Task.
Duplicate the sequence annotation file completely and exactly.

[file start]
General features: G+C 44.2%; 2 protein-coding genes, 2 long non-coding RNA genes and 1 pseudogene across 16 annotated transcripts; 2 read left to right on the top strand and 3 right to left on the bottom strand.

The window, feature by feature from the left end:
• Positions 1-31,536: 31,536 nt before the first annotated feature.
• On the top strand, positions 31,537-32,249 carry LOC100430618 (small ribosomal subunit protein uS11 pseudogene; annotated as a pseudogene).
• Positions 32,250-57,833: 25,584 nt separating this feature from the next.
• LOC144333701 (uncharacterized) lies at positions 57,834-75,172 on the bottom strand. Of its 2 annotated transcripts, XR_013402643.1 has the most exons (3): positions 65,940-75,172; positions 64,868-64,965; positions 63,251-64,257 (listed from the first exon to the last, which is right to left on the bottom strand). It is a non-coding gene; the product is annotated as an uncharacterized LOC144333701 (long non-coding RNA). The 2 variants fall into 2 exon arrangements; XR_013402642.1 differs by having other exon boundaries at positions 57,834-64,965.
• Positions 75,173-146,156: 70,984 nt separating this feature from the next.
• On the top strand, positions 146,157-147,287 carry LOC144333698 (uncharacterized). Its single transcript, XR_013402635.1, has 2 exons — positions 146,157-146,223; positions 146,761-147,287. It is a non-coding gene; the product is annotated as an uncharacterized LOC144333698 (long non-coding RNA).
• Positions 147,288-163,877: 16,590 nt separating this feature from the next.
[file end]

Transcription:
General features: G+C 44.2%; 2 protein-coding genes, 2 long non-coding RNA genes and 1 pseudogene across 16 annotated transcripts; 2 read left to right on the top strand and 3 right to left on the bottom strand.

The window, feature by feature from the left end:
• Positions 1-31,536: 31,536 nt before the first annotated feature.
• On the top strand, positions 31,537-32,249 carry LOC100430618 (small ribosomal subunit protein uS11 pseudogene; annotated as a pseudogene).
• Positions 32,250-57,833: 25,584 nt separating this feature from the next.
• LOC144333701 (uncharacterized) lies at positions 57,834-75,172 on the bottom strand. Of its 2 annotated transcripts, XR_013402643.1 has the most exons (3): positions 65,940-75,172; positions 64,868-64,965; positions 63,251-64,257 (listed from the first exon to the last, which is right to left on the bottom strand). It is a non-coding gene; the product is annotated as an uncharacterized LOC144333701 (long non-coding RNA). The 2 variants fall into 2 exon arrangements; XR_013402642.1 differs by having other exon boundaries at positions 57,834-64,965.
• Positions 75,173-146,156: 70,984 nt separating this feature from the next.
• On the top strand, positions 146,157-147,287 carry LOC144333698 (uncharacterized). Its single transcript, XR_013402635.1, has 2 exons — positions 146,157-146,223; positions 146,761-147,287. It is a non-coding gene; the product is annotated as an uncharacterized LOC144333698 (long non-coding RNA).
• Positions 147,288-163,877: 16,590 nt separating this feature from the next.